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  5. "Da mihi crustulum."

"Da mihi crustulum."

Translation:Give me a cookie.

August 28, 2019

29 Comments


https://www.duolingo.com/profile/Tom873317

It is actually grammatically correct to drop the "a" here if you use a cookie monster voice


https://www.duolingo.com/profile/linguistkris

This must be the most useful sentence in the entire course. :D (Never mind I've only seen a fraction of it yet.)


https://www.duolingo.com/profile/RobertEddy

And make it snappy!


https://www.duolingo.com/profile/AdamLarge

I can't believe how similar Latin is to Spanish in places.


https://www.duolingo.com/profile/RobertEddy

I felt the same when I went the other way years ago.


https://www.duolingo.com/profile/SGuthrie0

That's because Spanish is a Romance language (i.e., derived from the Roman language), which was Latin.

There are also many similarities betweenSpanish and these three Romance languages: Portuguese, Italian, and French.

Several years ago, I traveled to Mexico with a friend who spoke Portuguese. He successfully used his Portuguese to speak with the Mexicans.

Incidentally, if you know English well, you will easily learn many Latin words.
After all, some 60% of English words derive from Latin or the Greek.
In addition, a number of Spanish words come from Greek (probably many via Latin).


https://www.duolingo.com/profile/EvKas11

I know a smattering of Spanish and have found Latin really easy so far because of that.


https://www.duolingo.com/profile/MoraOcampo

And it still is a pain in the ass to learn as a Spanish speaker, lol. It's worth it if you find it interesting tho


https://www.duolingo.com/profile/Mucccccc

if you're going for crustulum = cookie, you should probably have it accept 'pastry' and 'biscuit' as well seeing as how those are both about as accurate


https://www.duolingo.com/profile/PERCE_NEIGE

And candies? The definition is delicacies, so also candies?


https://www.duolingo.com/profile/Amersham_Hombre

If the verb is in the imperative, it doesn't go at the end of the sentence. Is that the case?


https://www.duolingo.com/profile/PERCE_NEIGE

Can you have an imperative with the verb not at the first place in Latin?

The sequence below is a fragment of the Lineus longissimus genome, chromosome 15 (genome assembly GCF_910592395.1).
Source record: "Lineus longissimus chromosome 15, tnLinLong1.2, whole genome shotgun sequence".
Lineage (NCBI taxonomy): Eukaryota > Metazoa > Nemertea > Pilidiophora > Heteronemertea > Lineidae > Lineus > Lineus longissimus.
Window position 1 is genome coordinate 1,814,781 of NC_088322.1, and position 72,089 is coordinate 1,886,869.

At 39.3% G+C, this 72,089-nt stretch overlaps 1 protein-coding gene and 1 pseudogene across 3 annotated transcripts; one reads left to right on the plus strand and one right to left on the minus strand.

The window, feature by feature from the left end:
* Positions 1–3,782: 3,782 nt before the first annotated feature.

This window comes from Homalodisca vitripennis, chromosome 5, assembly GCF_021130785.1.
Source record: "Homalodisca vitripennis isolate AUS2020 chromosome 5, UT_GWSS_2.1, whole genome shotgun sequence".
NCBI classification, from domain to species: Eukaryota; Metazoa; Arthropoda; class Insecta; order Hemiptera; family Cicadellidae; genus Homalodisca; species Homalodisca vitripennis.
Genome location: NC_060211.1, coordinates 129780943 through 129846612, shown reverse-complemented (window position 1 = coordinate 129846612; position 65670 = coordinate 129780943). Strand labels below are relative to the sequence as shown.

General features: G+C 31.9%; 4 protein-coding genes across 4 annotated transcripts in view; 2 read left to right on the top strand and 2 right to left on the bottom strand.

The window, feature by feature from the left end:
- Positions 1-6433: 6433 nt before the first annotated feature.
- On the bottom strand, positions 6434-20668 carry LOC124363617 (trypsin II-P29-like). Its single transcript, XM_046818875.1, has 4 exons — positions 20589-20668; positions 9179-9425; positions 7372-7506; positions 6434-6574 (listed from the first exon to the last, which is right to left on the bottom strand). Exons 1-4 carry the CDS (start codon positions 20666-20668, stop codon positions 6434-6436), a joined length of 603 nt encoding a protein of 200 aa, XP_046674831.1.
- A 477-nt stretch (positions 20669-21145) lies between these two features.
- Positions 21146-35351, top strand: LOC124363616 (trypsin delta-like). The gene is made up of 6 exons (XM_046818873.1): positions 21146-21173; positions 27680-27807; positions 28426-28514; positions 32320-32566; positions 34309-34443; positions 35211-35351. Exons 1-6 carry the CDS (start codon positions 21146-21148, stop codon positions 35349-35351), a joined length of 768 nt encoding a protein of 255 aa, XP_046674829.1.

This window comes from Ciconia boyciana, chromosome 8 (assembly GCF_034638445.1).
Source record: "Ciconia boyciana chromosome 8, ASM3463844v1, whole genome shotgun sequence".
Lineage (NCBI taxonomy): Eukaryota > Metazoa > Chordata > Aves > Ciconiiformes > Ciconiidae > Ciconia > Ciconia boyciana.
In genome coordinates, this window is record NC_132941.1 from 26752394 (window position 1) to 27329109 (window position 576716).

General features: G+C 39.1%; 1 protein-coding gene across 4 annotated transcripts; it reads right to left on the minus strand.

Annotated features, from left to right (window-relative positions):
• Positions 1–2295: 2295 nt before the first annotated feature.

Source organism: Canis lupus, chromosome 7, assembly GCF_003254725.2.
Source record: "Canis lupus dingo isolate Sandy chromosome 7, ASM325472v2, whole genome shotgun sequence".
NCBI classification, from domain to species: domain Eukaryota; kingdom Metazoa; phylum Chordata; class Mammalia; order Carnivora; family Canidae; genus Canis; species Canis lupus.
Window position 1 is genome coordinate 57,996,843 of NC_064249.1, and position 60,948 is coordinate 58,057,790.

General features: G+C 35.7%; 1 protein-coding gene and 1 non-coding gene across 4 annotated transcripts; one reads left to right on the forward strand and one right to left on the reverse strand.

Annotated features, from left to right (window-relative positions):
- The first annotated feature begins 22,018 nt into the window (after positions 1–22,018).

Crustulum da mihi?


https://www.duolingo.com/profile/JLS31290

I do wish the speakers would be more careful with pronounciation.


https://www.duolingo.com/profile/SGuthrie0

What do you mean? Does anyone really know how the Romans spoke?
And surely there must have been many regional variations in Latin--The Roman Empire was huge.


https://www.duolingo.com/profile/uaitseq

Well... Of course we have no recording of this era, and no one went back through time to check... But there were many Roman and Greek grammarian at that time, which described quite accurately how their language was pronounced and gave us a pretty nice idea of how it sounded like.


https://www.duolingo.com/profile/EruditioEd

pronunciation needs attentio


https://www.duolingo.com/profile/Yannevitz

Crustulinum monstrum sum!


https://www.duolingo.com/profile/CMarchetti

why doesn't "give me cookie" work?


https://www.duolingo.com/profile/DeadAccount.

Because Latin has no articles, we have input them based on context. For example, both "A cookie" and "The cookie" are correct.


https://www.duolingo.com/profile/tacotank10

Just wondering, I would like to make sure. When I pronounce crustulum my automatic inclination is to pronounce a y sound after the t, similar to how you say curriculum. This is probably not right in Latin. Can anyone confirm this?


https://www.duolingo.com/profile/Andreas1974

I can't say for sure about the proper latin pronounciation (no one really can), but I believe your automatic inclination would relate to English pronunciation (your example in phonetics: /kəˈrɪkjʊləm ). In Swedish we don't add an extra j (that's y in English) even to curriculum and I've not read that it should be done in Latin either. So when you state someone your curriculum vitae in Latin you should likely drop the "y"!


https://www.duolingo.com/profile/linguistkris

I believe this phonological feature is called a u glide and is quite specific to English. (However, I can't seem to be able to confirm that with a quick look at wikipedia; somehow, they only talk about the opposite phenomenon: https://en.wikipedia.org/wiki/Phonological_history_of_English_consonant_clusters#Yod-dropping)


https://www.duolingo.com/profile/Lizz862920

gasps in school marm rude!! :D


https://www.duolingo.com/profile/VincentDav626706

"Cookies" throw me off, I am used to usong "biscuits".


https://www.duolingo.com/profile/MoraOcampo

Hey, is this correct? Because I'm pretty sure mihi is a possesive pronoun, so this would actually mean "give me my cookie"...I think


https://www.duolingo.com/profile/Andreas1974

Well, I'm just a beginner too, but I'd say the answer is correct. "My" would be meum in one or another form. You made me try to find out what "Give me my cookie" would be, and I think it's "Da mihi crustulum meum"... but I'm really not sure of what case "meum" is. My grammar is rusty... But I believe it's accusative we need to use ( the my word would then be meam for femininum words, see the whole table at https://www.latin-is-simple.com/en/vocabulary/adjective/47/?h=meum ). Please correct me if accusative is not the right case to use. It's just mihi that is the dative part of the sentence, right? Implying that the cookie is to be given TO me.


https://www.duolingo.com/profile/DeForest11

"Give me cookie" is a fine translation

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